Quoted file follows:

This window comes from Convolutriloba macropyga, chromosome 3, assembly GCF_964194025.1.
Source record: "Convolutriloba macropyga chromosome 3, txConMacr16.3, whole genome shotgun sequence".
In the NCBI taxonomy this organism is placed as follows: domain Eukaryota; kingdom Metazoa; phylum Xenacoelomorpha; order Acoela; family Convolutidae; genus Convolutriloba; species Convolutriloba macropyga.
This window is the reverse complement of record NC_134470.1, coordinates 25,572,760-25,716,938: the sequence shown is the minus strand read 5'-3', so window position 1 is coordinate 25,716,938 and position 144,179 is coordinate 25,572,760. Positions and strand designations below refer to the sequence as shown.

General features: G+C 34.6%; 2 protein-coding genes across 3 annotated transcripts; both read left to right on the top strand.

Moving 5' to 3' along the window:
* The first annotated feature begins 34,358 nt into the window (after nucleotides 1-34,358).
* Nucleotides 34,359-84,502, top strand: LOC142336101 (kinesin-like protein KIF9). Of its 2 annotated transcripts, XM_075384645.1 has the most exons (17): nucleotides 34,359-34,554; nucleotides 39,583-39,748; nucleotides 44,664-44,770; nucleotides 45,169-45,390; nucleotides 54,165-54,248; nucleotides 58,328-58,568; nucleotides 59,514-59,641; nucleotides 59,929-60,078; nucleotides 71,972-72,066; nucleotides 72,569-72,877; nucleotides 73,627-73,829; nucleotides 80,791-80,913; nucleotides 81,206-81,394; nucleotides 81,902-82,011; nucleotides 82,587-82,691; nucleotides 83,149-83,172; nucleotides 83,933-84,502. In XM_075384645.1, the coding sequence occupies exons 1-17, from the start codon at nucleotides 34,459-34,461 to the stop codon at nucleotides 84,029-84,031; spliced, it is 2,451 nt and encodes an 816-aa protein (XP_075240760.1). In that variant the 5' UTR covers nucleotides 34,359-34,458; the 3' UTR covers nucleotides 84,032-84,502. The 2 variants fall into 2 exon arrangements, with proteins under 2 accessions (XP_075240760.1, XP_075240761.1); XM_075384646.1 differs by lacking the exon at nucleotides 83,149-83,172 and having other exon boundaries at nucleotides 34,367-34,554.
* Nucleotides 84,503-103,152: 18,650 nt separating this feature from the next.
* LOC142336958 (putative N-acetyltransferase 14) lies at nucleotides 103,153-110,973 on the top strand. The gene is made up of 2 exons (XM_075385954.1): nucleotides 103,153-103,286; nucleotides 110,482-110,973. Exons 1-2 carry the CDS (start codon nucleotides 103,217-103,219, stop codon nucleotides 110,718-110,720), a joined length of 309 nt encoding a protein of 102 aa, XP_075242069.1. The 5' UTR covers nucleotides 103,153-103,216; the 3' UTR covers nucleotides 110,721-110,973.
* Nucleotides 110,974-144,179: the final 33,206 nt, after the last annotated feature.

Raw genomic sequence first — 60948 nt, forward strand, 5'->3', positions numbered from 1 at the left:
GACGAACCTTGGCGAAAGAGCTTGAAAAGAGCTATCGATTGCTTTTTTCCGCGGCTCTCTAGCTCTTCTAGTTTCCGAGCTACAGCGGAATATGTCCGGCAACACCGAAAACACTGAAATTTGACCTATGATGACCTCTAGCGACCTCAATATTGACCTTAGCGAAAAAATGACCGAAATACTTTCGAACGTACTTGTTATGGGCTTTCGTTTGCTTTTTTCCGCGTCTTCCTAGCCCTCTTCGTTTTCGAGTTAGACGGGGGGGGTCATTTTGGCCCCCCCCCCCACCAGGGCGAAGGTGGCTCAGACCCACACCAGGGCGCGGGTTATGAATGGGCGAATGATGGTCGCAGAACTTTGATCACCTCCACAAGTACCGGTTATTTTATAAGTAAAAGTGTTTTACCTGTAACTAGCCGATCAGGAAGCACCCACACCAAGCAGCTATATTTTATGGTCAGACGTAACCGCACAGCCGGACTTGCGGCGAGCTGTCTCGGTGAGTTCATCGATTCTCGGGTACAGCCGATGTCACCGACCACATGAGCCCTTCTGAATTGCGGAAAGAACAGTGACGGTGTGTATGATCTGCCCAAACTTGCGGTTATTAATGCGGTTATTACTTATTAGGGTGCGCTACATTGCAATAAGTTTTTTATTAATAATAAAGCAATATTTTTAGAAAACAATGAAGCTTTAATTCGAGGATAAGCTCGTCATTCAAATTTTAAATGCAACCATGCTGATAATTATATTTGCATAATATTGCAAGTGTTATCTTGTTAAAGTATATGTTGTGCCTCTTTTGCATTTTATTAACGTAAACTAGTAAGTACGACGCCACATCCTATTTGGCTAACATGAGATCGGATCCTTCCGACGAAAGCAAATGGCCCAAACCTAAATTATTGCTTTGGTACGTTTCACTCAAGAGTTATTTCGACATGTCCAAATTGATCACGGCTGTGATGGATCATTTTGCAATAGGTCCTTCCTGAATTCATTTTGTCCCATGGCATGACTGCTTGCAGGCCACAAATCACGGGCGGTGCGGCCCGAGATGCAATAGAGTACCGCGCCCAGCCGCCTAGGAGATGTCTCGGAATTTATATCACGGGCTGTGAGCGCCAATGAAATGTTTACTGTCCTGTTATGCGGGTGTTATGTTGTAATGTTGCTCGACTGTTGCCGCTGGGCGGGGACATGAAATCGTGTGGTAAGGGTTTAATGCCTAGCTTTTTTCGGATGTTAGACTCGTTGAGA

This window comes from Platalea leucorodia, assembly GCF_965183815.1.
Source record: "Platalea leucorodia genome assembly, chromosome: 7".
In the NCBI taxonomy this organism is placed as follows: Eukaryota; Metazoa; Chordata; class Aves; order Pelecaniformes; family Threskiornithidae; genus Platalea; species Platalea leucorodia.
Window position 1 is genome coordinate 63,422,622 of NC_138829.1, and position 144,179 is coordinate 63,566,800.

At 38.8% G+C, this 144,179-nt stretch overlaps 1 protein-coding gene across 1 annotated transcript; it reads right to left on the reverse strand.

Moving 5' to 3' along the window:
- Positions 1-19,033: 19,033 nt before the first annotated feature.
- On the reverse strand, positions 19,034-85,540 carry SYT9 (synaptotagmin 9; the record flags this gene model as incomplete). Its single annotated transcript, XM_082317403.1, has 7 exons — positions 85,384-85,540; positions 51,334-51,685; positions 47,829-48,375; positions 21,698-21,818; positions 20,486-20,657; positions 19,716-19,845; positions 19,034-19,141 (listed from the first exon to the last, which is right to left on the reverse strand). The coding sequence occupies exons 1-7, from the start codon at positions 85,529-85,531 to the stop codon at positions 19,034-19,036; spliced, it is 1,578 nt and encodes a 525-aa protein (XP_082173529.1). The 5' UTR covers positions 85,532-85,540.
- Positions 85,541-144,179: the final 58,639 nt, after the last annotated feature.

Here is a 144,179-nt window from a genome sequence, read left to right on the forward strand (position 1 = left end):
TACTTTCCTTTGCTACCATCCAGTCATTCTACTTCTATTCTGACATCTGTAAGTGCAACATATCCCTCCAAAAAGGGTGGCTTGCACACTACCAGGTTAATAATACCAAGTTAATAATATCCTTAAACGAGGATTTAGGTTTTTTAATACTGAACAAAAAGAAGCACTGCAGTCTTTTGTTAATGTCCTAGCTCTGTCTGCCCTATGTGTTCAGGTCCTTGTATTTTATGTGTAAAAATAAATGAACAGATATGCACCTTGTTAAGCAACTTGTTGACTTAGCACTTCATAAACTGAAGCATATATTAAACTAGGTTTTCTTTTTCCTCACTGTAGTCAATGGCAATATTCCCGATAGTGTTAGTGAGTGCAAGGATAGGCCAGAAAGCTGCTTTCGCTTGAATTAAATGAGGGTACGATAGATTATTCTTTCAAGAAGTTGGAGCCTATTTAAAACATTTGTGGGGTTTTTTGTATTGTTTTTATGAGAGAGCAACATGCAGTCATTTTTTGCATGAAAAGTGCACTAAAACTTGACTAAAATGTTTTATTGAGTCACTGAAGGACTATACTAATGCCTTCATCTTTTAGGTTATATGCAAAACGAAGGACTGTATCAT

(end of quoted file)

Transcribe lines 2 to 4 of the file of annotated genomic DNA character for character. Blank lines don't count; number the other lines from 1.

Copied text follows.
Source record: "Convolutriloba macropyga chromosome 3, txConMacr16.3, whole genome shotgun sequence".
In the NCBI taxonomy this organism is placed as follows: domain Eukaryota; kingdom Metazoa; phylum Xenacoelomorpha; order Acoela; family Convolutidae; genus Convolutriloba; species Convolutriloba macropyga.
This window is the reverse complement of record NC_134470.1, coordinates 25,572,760-25,716,938: the sequence shown is the minus strand read 5'-3', so window position 1 is coordinate 25,716,938 and position 144,179 is coordinate 25,572,760. Positions and strand designations below refer to the sequence as shown.